Obviously, that's a taxidermied alligator hanging over the doorway just behind Jake's cap. I've looked into getting one, but they're either all manky or they're just too bloody pricey.
However. Up on that shelf, about halfway between Jake and Withnail, is a porcelain mug that looks like a guy's face. And I could swear that's a fish either trying to jump onto his head, or hanging from a hook off his hat.
So I started Googling the words "sailor mug"... and soon found photographs of similar large-faced mugs of all sorts. From there, I found out they're called "Toby mugs" and they were made by Royal Doulton. From there, I found out the following from Wikipedia:
"A Toby Jug - also sometimes known as a Fillpot (or Philpot) - is a pottery jug in the form of a seated person, or the head of a recognizable person (often an English king). Typically the seated figure is a heavily-set, jovial man holding a mug of beer in one hand and a pipe of tobacco in the other and wearing 18th century attire: a long coat and a tricorn hat. The tricorn hat forms a pouring spout, often with a removable lid, and a handle is attached at the rear. Jugs depicting just the head and shoulders of a figure are also referred to as Toby Jugs, although these should strictly be called "Character Jugs".
There are competing theories for the origin of the name "Toby Jug". It was named after the character of Sir Toby Belch in Shakespeare's play, Twelfth Night. He was an intoxicated, jovial man. It was named after a notorious 18th century Yorkshire drinker, Henry Elwes, who was known as "Toby Fillpot" (or Philpot). It was inspired by an old English drinking song, "The Brown Jug", which paid tribute to Toby Fillpot; the popular verses were first published in 1761.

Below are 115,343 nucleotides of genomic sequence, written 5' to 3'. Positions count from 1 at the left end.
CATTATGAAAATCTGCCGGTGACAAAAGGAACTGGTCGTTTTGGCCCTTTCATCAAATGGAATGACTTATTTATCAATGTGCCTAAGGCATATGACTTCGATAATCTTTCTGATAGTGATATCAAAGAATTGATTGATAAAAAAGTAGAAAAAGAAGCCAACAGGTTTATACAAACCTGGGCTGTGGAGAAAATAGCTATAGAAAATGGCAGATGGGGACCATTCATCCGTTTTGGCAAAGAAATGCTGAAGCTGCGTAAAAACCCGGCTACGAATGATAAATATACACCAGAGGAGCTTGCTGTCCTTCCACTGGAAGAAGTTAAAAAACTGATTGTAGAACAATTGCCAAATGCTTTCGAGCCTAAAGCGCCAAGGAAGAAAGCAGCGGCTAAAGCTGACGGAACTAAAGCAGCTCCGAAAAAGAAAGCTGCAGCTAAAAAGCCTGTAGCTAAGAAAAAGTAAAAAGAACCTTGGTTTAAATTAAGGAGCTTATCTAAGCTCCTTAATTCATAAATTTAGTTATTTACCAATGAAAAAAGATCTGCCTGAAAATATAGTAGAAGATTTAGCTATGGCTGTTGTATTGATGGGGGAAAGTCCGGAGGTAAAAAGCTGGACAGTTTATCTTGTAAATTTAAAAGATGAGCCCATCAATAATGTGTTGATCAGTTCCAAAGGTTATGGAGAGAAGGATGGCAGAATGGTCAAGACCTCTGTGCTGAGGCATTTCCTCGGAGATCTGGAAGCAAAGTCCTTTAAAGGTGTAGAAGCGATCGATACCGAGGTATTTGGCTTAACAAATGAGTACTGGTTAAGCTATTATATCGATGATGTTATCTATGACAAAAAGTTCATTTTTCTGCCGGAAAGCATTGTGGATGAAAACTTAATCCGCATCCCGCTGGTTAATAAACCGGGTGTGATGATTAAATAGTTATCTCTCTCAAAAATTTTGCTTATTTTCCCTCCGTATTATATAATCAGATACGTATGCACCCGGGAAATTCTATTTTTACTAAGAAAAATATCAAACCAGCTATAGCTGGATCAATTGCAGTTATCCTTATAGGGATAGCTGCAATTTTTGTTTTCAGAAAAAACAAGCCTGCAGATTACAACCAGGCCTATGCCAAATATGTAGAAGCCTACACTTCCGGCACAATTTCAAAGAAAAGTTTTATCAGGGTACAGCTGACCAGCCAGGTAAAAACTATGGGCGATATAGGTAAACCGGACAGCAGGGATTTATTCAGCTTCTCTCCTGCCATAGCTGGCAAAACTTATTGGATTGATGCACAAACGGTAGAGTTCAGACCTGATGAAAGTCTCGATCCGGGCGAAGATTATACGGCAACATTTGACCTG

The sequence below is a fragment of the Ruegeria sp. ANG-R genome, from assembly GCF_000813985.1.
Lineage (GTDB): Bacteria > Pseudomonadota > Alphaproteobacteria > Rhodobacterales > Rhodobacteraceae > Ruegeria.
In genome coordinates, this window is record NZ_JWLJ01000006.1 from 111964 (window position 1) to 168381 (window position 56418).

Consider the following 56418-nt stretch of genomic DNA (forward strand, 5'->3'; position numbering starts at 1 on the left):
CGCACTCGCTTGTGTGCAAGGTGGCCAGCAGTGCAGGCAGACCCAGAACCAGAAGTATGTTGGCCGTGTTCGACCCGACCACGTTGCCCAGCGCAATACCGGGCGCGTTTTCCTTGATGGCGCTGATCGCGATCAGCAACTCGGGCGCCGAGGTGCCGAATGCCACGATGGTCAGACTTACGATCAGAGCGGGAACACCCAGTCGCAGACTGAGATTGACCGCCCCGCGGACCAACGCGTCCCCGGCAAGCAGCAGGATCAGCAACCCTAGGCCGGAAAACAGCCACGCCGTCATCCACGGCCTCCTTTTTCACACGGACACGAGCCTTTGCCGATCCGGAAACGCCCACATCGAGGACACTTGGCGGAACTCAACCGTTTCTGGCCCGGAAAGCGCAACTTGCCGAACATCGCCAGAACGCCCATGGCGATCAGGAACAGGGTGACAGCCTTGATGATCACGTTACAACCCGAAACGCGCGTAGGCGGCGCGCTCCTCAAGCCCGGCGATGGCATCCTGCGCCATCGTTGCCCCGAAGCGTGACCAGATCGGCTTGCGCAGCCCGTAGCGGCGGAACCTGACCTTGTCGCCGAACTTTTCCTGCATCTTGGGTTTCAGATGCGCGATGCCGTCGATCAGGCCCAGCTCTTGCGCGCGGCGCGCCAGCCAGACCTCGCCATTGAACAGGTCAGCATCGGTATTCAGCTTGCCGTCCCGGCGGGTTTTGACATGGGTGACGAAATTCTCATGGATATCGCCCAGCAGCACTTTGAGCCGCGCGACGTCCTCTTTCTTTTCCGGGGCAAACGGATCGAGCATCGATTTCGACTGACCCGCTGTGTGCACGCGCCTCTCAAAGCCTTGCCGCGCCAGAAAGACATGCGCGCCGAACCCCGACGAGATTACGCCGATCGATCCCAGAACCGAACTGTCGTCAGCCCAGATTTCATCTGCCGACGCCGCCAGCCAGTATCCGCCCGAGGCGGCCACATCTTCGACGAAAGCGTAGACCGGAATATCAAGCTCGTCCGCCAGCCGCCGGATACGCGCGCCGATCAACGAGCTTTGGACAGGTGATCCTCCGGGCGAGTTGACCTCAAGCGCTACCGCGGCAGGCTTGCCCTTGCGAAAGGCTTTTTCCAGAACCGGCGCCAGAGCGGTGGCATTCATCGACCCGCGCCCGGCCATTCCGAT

In the book and film "12 O'Clock High!" a Toby Jug depicting Robin Hood is used as a signal in the Officer's Club, to discreetly warn aircrews that there will be a mission the following day, without spilling the beans to outsiders who might be visiting. This Toby Jug plays a pivotal role in the film.
The American Toby Jug Museum is located on Chicago Avenue in Evanston, Illinois."
So then I started looking on ebay for "Toby mug", and hundreds upon hundreds came up.
Working only from the grainy, out-of-focus still frame from the movie, I compared all the mugs I found on ebay with the vague shape of the face and the fish...
Lo and behold, I FOUND IT! Fish and all! And the best part is, all these Toby mugs have names..... wait for it.... this Toby mug is called....
I laughed my bollocks off when I read that... here's the scene with Jake the Poacher, and they've hidden "The Poacher" Toby mug up there on the shelf where only the most insane Withnail fan might discover it!
Of course, I'll probably come to find that everyone in the UK knows what a Toby mug is, and is well familiar with all the characters they're fashioned after, and they already knew that one was "The Poacher"... but as an American born and bred, I'm pretty damn proud of my detective skills on this one.
And of course, I've located one I hope to get on ebay... we'll see if I can hook "The Poacher" for my W.O.W. (as the Wall-O-Withnail is now nicknamed).